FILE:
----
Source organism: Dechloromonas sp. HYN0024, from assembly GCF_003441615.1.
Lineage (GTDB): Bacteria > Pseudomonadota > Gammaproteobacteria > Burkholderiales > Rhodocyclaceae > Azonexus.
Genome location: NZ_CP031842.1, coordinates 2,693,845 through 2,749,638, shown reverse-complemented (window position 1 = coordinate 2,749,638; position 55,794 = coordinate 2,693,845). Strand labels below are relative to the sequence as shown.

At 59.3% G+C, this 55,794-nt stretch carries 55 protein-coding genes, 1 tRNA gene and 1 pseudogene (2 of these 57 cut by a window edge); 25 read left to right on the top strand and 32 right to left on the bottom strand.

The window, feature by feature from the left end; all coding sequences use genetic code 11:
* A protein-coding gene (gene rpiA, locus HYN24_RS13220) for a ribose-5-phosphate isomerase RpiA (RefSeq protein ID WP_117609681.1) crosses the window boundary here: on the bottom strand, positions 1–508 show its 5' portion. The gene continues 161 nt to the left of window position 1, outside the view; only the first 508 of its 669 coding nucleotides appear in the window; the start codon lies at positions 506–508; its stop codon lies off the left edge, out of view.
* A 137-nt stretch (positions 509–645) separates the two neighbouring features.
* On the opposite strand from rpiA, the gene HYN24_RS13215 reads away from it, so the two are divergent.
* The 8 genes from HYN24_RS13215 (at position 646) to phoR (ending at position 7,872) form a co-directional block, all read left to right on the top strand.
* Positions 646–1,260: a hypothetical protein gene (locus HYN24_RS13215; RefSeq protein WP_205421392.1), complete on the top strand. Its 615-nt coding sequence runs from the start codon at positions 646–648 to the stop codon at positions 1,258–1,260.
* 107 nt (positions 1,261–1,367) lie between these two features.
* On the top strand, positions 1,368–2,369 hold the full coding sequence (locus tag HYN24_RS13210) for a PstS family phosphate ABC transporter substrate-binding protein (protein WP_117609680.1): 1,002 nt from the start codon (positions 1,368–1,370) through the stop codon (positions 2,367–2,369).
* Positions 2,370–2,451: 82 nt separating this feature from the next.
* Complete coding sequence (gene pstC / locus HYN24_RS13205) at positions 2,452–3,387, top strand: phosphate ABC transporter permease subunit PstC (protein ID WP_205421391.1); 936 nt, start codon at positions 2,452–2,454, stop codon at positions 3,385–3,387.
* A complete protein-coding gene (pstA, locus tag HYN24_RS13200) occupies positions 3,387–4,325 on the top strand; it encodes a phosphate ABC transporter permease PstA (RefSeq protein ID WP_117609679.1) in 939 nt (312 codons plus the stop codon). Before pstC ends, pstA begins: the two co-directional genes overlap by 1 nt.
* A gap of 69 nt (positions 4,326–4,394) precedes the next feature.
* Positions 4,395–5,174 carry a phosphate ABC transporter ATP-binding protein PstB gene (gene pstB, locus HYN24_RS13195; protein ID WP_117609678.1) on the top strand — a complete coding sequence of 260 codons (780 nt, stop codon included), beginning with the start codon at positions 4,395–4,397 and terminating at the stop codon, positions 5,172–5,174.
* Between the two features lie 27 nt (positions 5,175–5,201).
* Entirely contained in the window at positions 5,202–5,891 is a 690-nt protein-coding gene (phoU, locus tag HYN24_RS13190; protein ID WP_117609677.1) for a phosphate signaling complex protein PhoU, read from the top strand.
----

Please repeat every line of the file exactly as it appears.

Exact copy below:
Source organism: Dechloromonas sp. HYN0024, from assembly GCF_003441615.1.
Lineage (GTDB): Bacteria > Pseudomonadota > Gammaproteobacteria > Burkholderiales > Rhodocyclaceae > Azonexus.
Genome location: NZ_CP031842.1, coordinates 2,693,845 through 2,749,638, shown reverse-complemented (window position 1 = coordinate 2,749,638; position 55,794 = coordinate 2,693,845). Strand labels below are relative to the sequence as shown.

At 59.3% G+C, this 55,794-nt stretch carries 55 protein-coding genes, 1 tRNA gene and 1 pseudogene (2 of these 57 cut by a window edge); 25 read left to right on the top strand and 32 right to left on the bottom strand.

The window, feature by feature from the left end; all coding sequences use genetic code 11:
* A protein-coding gene (gene rpiA, locus HYN24_RS13220) for a ribose-5-phosphate isomerase RpiA (RefSeq protein ID WP_117609681.1) crosses the window boundary here: on the bottom strand, positions 1–508 show its 5' portion. The gene continues 161 nt to the left of window position 1, outside the view; only the first 508 of its 669 coding nucleotides appear in the window; the start codon lies at positions 506–508; its stop codon lies off the left edge, out of view.
* A 137-nt stretch (positions 509–645) separates the two neighbouring features.
* On the opposite strand from rpiA, the gene HYN24_RS13215 reads away from it, so the two are divergent.
* The 8 genes from HYN24_RS13215 (at position 646) to phoR (ending at position 7,872) form a co-directional block, all read left to right on the top strand.
* Positions 646–1,260: a hypothetical protein gene (locus HYN24_RS13215; RefSeq protein WP_205421392.1), complete on the top strand. Its 615-nt coding sequence runs from the start codon at positions 646–648 to the stop codon at positions 1,258–1,260.
* 107 nt (positions 1,261–1,367) lie between these two features.
* On the top strand, positions 1,368–2,369 hold the full coding sequence (locus tag HYN24_RS13210) for a PstS family phosphate ABC transporter substrate-binding protein (protein WP_117609680.1): 1,002 nt from the start codon (positions 1,368–1,370) through the stop codon (positions 2,367–2,369).
* Positions 2,370–2,451: 82 nt separating this feature from the next.
* Complete coding sequence (gene pstC / locus HYN24_RS13205) at positions 2,452–3,387, top strand: phosphate ABC transporter permease subunit PstC (protein ID WP_205421391.1); 936 nt, start codon at positions 2,452–2,454, stop codon at positions 3,385–3,387.
* A complete protein-coding gene (pstA, locus tag HYN24_RS13200) occupies positions 3,387–4,325 on the top strand; it encodes a phosphate ABC transporter permease PstA (RefSeq protein ID WP_117609679.1) in 939 nt (312 codons plus the stop codon). Before pstC ends, pstA begins: the two co-directional genes overlap by 1 nt.
* A gap of 69 nt (positions 4,326–4,394) precedes the next feature.
* Positions 4,395–5,174 carry a phosphate ABC transporter ATP-binding protein PstB gene (gene pstB, locus HYN24_RS13195; protein ID WP_117609678.1) on the top strand — a complete coding sequence of 260 codons (780 nt, stop codon included), beginning with the start codon at positions 4,395–4,397 and terminating at the stop codon, positions 5,172–5,174.
* Between the two features lie 27 nt (positions 5,175–5,201).
* Entirely contained in the window at positions 5,202–5,891 is a 690-nt protein-coding gene (phoU, locus tag HYN24_RS13190; protein ID WP_117609677.1) for a phosphate signaling complex protein PhoU, read from the top strand.